Right about this time in their LSAT prep, people who have already done a great deal of study start to look at some of the less frequently tested subjects. The least of the least in this regard for the Logical Reasoning section is the Evaluate the Argument question type. When students finally discover Evaluate the Argument questions, they panic a little, because at first it seems quite different. It’s not a Weaken or a Strengthen question, but what exactly is it?
LSAT and Law School Admissions Blog
When students are preparing for the LSAT, a very common question is “How do I increase my speed?” Test takers often note that if they would do much better if time were not a factor, but that is of course deliberate: The makers of the LSAT designed the test to be both difficult and time-consuming, so for most students speed is a major concern. You can increase your speed by taking control of the test:
1) Keep moving through the questions. The LSAT is a paper-based test, which can be quite beneficial if you use this format to your advantage. Don’t get bogged down by difficult questions! You will likely find the toughest questions scattered throughout each section. Save the toughest ones for last, and attack your favorites first, to help ensure that not time is lost “spinning your wheels” working on the hardest questions in the section when there are likely much easier questions available.
Topics: LSAT Speed
The next LSAT is just around the corner, and you suddenly score 5 points below expectations. Is this normal? You are (understandably) freaked out. You call your best friend, your shrink, your LSAT tutor. If you're lucky, you only have to make one phone call. Should you postpone until December? Next year?
With approximately two weeks to go before the September LSAT it's imperative that you're taking regular, timed practice tests (hopefully at least 2-3 per week leading up to the exam), and equally imperative that you're spending time reviewing your practice tests to determine how you're performing and what areas still need the most work.
In fact, let me start by referencing a post my colleague Nikki made regarding 10 steps to taking practice tests, and look specifically at steps 6 and 7 concerning review:
Students often ask about combining the LSAT Bibles when they are self-studying. Although our book websites contain general study plans, we thought it might be helpful to put together a more detailed plan for someone starting about 12 weeks out from the LSAT (which is often when people start studying). The plan assumes you have our three LSAT Bibles, our first Training Type Series (which includes LSAT PrepTests 1 through 20), and a plethora of actual LSATs, including the SuperPrep and all of the recent exams.
- If you haven't started taking practice tests, it's not too late! ...and if you have been practicing, keep it up! The ideal is to get so comfortable with your practice tests that when you take the LSAT it feels like just another day. Of course, not everyone has sufficient flexibility in their schedule, but even taking practice sections can be a great way to develop your endurance, practice your pacing, and continue to increase your overall comfort with the test.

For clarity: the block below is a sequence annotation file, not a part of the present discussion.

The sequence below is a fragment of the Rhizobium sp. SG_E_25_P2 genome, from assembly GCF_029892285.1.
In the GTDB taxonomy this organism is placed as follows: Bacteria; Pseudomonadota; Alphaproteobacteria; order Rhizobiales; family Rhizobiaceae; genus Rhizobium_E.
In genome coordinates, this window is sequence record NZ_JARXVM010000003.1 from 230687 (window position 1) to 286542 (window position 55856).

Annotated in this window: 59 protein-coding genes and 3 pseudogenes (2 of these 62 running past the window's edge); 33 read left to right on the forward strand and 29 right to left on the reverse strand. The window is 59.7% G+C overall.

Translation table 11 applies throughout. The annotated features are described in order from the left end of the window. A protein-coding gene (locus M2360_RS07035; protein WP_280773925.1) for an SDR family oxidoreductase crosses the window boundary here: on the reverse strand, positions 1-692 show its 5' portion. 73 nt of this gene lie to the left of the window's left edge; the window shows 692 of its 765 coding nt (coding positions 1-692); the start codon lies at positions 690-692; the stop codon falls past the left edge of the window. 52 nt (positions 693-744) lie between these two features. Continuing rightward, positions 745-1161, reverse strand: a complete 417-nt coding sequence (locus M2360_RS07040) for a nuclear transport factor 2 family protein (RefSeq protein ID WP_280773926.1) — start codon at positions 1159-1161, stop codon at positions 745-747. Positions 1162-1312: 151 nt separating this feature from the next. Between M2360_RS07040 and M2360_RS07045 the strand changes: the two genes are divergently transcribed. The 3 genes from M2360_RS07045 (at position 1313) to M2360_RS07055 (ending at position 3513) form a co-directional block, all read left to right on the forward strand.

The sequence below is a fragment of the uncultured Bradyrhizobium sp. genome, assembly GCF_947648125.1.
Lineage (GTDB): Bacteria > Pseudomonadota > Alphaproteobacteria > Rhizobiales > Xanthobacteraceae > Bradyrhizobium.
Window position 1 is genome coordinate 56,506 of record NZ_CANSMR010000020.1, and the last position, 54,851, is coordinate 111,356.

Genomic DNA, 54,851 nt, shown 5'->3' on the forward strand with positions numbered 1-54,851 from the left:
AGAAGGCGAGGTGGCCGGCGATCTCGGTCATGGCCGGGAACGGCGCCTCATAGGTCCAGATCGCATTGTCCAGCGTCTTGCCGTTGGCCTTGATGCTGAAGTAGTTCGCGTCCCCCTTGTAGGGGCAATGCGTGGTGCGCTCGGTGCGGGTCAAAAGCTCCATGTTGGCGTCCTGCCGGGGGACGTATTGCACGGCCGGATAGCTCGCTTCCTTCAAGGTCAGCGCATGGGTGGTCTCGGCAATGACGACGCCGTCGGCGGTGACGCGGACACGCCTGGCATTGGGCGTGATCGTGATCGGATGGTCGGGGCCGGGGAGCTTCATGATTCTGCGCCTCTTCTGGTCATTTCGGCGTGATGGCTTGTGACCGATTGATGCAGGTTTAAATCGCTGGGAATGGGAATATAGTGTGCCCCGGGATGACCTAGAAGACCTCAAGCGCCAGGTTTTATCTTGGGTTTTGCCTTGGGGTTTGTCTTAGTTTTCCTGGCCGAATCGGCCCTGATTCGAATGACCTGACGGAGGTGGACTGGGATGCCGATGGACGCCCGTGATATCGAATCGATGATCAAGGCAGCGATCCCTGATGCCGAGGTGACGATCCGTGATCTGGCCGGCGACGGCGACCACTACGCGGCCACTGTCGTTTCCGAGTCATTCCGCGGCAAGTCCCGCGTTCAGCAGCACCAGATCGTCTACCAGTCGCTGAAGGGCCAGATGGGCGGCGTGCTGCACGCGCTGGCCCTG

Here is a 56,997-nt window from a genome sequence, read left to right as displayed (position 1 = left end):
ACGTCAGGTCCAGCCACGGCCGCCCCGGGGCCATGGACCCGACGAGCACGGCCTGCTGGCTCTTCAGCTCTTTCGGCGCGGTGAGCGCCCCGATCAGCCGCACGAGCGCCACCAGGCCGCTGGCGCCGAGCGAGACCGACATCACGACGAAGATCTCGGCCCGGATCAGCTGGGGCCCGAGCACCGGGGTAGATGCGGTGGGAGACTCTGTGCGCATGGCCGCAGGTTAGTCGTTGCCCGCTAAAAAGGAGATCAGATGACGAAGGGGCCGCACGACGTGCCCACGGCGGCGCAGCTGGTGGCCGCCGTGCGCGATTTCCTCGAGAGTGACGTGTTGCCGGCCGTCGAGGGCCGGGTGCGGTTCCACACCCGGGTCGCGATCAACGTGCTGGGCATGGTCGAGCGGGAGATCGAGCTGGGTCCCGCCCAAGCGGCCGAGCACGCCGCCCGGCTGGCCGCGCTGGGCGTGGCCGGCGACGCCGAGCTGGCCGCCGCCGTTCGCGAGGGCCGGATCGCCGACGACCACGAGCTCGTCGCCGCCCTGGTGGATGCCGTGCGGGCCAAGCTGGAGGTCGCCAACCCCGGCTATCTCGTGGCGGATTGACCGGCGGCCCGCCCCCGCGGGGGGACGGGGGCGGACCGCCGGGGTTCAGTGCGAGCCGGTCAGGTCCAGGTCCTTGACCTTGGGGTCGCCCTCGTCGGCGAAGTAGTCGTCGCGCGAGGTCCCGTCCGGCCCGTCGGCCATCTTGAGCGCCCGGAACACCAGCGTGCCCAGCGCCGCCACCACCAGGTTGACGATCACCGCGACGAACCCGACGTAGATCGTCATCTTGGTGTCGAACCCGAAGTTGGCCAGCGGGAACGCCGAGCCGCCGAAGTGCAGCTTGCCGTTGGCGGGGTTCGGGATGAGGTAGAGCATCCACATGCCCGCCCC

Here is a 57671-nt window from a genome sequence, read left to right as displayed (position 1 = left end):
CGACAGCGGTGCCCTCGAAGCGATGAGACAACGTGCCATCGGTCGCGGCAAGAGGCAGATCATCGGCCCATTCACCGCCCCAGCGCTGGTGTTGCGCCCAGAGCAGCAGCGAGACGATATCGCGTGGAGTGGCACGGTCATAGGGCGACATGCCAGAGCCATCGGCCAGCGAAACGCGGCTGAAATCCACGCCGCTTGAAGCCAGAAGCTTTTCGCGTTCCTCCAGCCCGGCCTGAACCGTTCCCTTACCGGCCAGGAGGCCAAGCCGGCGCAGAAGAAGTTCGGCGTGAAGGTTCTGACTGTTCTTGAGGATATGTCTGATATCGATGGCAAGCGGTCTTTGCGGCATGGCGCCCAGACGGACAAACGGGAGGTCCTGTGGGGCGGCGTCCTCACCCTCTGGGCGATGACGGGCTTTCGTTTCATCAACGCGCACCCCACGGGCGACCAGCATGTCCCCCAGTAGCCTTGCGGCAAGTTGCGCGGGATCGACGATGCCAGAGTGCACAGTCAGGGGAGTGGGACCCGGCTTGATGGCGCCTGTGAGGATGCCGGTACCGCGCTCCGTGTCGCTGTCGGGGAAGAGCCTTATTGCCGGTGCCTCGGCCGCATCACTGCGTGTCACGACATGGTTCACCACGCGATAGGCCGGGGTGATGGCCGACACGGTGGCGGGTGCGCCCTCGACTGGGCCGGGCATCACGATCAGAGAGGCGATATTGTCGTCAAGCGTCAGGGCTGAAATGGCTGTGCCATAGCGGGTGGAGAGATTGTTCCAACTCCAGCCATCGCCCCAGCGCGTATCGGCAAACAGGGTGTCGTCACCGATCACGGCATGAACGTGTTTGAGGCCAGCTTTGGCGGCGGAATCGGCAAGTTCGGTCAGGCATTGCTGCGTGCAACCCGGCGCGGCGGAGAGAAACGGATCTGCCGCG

- Keep practicing the fundamentals. Toward the end of their preparation, students sometimes get so focused on the more advanced concepts that they forget to practice the fundamentals. If you're not prephrasing an answer at every opportunity, for example, you're denying yourself and enormous advantage. The best way to ensure a strong performance is to practice until things like prephrasing are automatic. Don't wait for the big day to start doing everything right, because you're very unlikely to start changing your approach on test day (and if you do, you are unlikely to be able to do so effectively).
- If there is any way to do so, for the next few weeks, make the LSAT your top priority. As discussed in previous posts, effort in your LSAT preparation can yield significant returns--so make time for practice!
"Everyone and their mother takes the test in September," a student recently told me. "I think I'm gonna sit that one out." Why, I asked? Is it all the mothers? He looked confused. No, his mother wasn't actually taking the test with him (duh!), but the September administration is so popular that he was afraid the curve would be much tougher. That, and all the test-centers in New York were already booked up, so he'd have to drive up to Connecticut (Canada?), and you don't do that unless you have a pony or have a morbid curiosity about poutine.
Let me preface this post with an explanation of my intent: I think as almost everyone approaches their LSAT administration there are moments when scores occasionally plateau and performance feels stagnant, and motivation can quickly vanish as a result. This is especially apparent in the mid-ranges, as students creep their way through the 140s and 150s, grinding for every point---people starting out and generally scoring lower find that everyday brings new revelations and scores improve quickly, while people in the upper ranges (160s and beyond) are naturally motivated by the consistency of their success, but for test takers toiling to get over the 150-level hump, a genuine passion for continued prep can be hard to find.
With exactly four weeks left until your LSAT, you need a solid study plan. Assuming you aren’t taking a prep course, but are familiar with the PowerScore LSAT Bibles, the plan below should keep you on track for the test. Make sure to allow for 20-25 hrs of LSAT work each week.